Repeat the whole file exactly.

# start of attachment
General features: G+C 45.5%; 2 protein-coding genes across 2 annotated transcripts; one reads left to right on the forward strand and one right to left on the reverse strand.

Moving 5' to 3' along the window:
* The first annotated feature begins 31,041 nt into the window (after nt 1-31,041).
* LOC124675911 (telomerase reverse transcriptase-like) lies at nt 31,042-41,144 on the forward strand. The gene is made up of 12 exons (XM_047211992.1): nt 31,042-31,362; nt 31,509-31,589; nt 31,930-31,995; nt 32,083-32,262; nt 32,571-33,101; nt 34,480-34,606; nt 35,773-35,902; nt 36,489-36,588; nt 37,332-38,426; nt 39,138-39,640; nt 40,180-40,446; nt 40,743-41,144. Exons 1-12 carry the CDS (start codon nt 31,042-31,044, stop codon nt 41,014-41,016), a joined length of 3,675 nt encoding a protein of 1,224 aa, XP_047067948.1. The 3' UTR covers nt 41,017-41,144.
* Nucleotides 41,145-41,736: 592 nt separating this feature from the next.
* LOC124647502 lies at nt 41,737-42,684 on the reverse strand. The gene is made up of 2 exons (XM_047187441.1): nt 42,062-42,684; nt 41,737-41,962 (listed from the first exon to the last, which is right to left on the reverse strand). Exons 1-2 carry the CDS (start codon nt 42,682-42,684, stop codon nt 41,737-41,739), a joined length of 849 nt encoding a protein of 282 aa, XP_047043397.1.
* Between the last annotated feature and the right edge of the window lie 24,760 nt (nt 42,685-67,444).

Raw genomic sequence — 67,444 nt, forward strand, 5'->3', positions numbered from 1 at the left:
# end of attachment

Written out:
General features: G+C 45.5%; 2 protein-coding genes across 2 annotated transcripts; one reads left to right on the forward strand and one right to left on the reverse strand.

Moving 5' to 3' along the window:
* The first annotated feature begins 31,041 nt into the window (after nt 1-31,041).
* LOC124675911 (telomerase reverse transcriptase-like) lies at nt 31,042-41,144 on the forward strand. The gene is made up of 12 exons (XM_047211992.1): nt 31,042-31,362; nt 31,509-31,589; nt 31,930-31,995; nt 32,083-32,262; nt 32,571-33,101; nt 34,480-34,606; nt 35,773-35,902; nt 36,489-36,588; nt 37,332-38,426; nt 39,138-39,640; nt 40,180-40,446; nt 40,743-41,144. Exons 1-12 carry the CDS (start codon nt 31,042-31,044, stop codon nt 41,014-41,016), a joined length of 3,675 nt encoding a protein of 1,224 aa, XP_047067948.1. The 3' UTR covers nt 41,017-41,144.
* Nucleotides 41,145-41,736: 592 nt separating this feature from the next.
* LOC124647502 lies at nt 41,737-42,684 on the reverse strand. The gene is made up of 2 exons (XM_047187441.1): nt 42,062-42,684; nt 41,737-41,962 (listed from the first exon to the last, which is right to left on the reverse strand). Exons 1-2 carry the CDS (start codon nt 42,682-42,684, stop codon nt 41,737-41,739), a joined length of 849 nt encoding a protein of 282 aa, XP_047043397.1.
* Between the last annotated feature and the right edge of the window lie 24,760 nt (nt 42,685-67,444).

Raw genomic sequence — 67,444 nt, forward strand, 5'->3', positions numbered from 1 at the left: